Yes, finally, this is the last video in the series about what I was doing here at the University of Glasgow. And as I said, it is about Machine Learning.
This course was purely mathematical, and the lectures were a bit weird, most of the time the lecturer was just doing the maths operations... I, in particular, was not used to that kind of lectures.
However, let's discuss what the lectures were about, again everything was nicely organised into weeks:
During the week 1 and 2 we focused on Linear regression while being introduced to some of the machine learning concepts like supervised and unsupervised learning. As well as the fact that we need to make assumptions when approaching a problem of learning.
As for the mathematical side, we created a linear model, that is a function of our input values and a set of parameters. Machine learning aims to find the "best" values for those parameters.
To find the "best" values is necessary to define a measure of performance, and in the case of regression, we can do this through the loss function. We can do this using several techniques, but one of them is using partial derivatives.
Once we have calculated the parameters, we can start making predictions by plugging new input values into our model.
During the first two weeks we only saw how to deal with simple models. In week three, we started to deal with more complex models involving more than two parameters.
Here is when the vector and matrix representation of a problem is useful as they can be used to represent a cleaner an compact way all the variables and parameters involved in a problem.
We also reviewed the concepts of complexity of a model, generalisation, over-fitting and how to use cross-validation to make an efficient use of our data and improve our models.
During the fourth week we started approaching the linear modelling problem from a different angle by introducing noise into the model, this, considering that our model could be represented by a line with noise added. As an introductory step we had a quick review of what random variables are.
This is a different approach to obtain the parameters of our model as in this case we are not using the loss function. Instead, we are maximising the likelihood of obtaining the target values of the inputs in our models.
Week 5 and 6: Going Bayesian
The theme of the fifth and sixth weeks was the Bayesian method.
We defined a prior and likelihood, and we used the Bayesian rule was used to compute the posterior density. Here we assumed that the prior is conjugate to likelihood to make the computation tractable. This allows us to find the posterior distribution parameter's that generate our data.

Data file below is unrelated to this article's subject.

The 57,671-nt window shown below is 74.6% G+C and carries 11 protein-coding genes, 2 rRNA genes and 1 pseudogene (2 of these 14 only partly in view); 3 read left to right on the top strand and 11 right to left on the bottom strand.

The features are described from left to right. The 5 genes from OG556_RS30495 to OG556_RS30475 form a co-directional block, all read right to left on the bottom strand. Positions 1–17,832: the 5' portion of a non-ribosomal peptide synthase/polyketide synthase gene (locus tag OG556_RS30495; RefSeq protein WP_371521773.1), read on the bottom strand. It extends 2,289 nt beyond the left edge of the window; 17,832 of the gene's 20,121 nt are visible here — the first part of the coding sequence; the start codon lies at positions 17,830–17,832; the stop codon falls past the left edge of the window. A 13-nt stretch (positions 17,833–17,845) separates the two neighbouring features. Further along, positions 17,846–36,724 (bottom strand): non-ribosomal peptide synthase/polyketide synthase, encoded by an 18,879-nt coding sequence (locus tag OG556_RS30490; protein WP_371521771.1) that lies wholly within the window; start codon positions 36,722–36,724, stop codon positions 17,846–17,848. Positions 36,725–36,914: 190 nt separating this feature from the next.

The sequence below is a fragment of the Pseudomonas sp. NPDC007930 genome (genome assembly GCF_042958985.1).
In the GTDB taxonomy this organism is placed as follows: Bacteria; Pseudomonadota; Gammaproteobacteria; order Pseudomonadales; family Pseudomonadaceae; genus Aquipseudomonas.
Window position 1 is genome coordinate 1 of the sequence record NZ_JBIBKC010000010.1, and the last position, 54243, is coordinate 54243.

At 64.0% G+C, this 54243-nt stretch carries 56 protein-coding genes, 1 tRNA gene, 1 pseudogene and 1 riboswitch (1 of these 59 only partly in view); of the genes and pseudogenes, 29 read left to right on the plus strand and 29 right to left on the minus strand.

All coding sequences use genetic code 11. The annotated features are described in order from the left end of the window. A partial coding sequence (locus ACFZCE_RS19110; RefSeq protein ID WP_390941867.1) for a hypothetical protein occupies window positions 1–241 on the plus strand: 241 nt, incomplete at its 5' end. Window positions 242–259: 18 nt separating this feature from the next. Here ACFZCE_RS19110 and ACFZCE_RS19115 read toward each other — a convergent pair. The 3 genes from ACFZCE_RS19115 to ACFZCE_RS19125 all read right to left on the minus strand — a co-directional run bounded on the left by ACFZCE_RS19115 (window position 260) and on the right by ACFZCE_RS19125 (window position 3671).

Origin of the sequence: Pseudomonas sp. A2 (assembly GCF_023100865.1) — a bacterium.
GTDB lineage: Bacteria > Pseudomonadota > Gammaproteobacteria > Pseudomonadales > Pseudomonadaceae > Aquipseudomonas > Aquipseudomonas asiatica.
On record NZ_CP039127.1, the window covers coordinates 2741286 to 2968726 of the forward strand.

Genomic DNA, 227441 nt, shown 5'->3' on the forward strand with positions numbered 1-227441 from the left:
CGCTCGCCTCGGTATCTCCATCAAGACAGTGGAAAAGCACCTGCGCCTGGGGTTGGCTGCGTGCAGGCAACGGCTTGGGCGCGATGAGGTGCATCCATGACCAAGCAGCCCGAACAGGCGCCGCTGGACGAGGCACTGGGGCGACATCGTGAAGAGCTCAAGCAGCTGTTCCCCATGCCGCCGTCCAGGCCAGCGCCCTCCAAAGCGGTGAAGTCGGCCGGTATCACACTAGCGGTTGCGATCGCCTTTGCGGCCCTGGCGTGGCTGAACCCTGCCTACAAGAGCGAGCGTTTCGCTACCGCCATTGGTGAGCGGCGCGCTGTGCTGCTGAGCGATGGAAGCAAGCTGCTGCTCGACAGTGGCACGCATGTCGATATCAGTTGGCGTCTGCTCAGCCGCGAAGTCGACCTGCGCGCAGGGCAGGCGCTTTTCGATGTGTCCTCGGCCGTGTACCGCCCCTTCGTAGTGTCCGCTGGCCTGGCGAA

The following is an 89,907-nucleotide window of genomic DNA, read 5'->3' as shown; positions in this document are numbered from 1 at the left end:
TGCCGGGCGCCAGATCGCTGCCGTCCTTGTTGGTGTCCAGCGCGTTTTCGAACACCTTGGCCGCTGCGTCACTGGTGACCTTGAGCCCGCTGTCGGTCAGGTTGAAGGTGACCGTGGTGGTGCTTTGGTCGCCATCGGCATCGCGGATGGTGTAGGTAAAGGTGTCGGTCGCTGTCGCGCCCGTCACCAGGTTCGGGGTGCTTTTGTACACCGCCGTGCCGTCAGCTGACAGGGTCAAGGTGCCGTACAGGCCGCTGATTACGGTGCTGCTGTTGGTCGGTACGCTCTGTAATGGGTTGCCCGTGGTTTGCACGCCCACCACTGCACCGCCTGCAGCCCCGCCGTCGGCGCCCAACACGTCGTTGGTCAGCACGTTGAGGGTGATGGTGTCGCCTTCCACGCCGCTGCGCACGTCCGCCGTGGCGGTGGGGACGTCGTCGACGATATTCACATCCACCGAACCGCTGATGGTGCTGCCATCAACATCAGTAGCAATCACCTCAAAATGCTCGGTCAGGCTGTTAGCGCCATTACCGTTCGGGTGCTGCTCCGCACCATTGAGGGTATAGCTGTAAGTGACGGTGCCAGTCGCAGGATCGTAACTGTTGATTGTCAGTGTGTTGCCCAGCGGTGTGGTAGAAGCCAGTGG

The professor walked us through some of the exercises with different distributions of prior and likelihood. Also, he briefly introduced the idea of using marginal likelihood as a possible model selection criterion.
We also saw how to calculate confidence in our parameters and predictions.
Weeks number 7 and 8 were devoted to supervised classification algorithms that is, classify a set of labelled data points. We covered two classes of algorithms: those that produce probabilistic outputs and those that produce non-probabilistic outputs.
We learned about k-nearest neighbours a fast non-probabilistic classifier which is sensitive to class imbalance, that is, having more examples of one label than any other, and outliers, extreme values.
Bayes classifier a probabilistic classifier that makes the decision based on Bayes rule. The main idea behind the algorithm is to decide the prior and likelihood densities and then compute the predictive probabilities.
Logistic regression a probabilistic binary classifier whose output is the probability of a new object belonging to a particular class. In this lecture, the professor introduced three approximation techniques to work with difficulties when trying to apply. The three techniques that we looked at were point estimate using MAP, density approximation using Laplace approximation and a sampling technique known as Metropolis-Hastings. I’m not going into more details about these techniques.
The last classifier we reviewed was support vector machines, an algorithm that finds the decision boundary which maximises the margin between two classes of objects.
As part of these lectures we reviewed the intuition of how to represent data that is non-linearly separable by projecting it in some other space.
The content of these two lectures helped us in understanding the mathematical concept and geometrical interpretation behind several classification algorithms. These insights help us to describe the models and also to decide which algorithm to choose for a specific use-case.
The final two weeks we learned about unsupervised learning, particularly the task of clustering. That is group sets of unlabelled data points. In these two lectures we covered two algorithms.
The first one was K-means that is a simple non-probabilistic clustering algorithm. It is very simple, but it is also sensitive to initialisation and may not be so helpful as it converges to local minima around the initial cluster centres.
The second one was Gaussian Mixture Models this is a probabilistic extension of K-means for soft clustering.
Finally I would say that the content of the course was good, we gained a lot of knowledge about the mathematical foundations of some of the most popular machine learning models, stuff that you don’t usually see in blog posts. However, I have the feeling that the lectures could have been better delivered by our professor.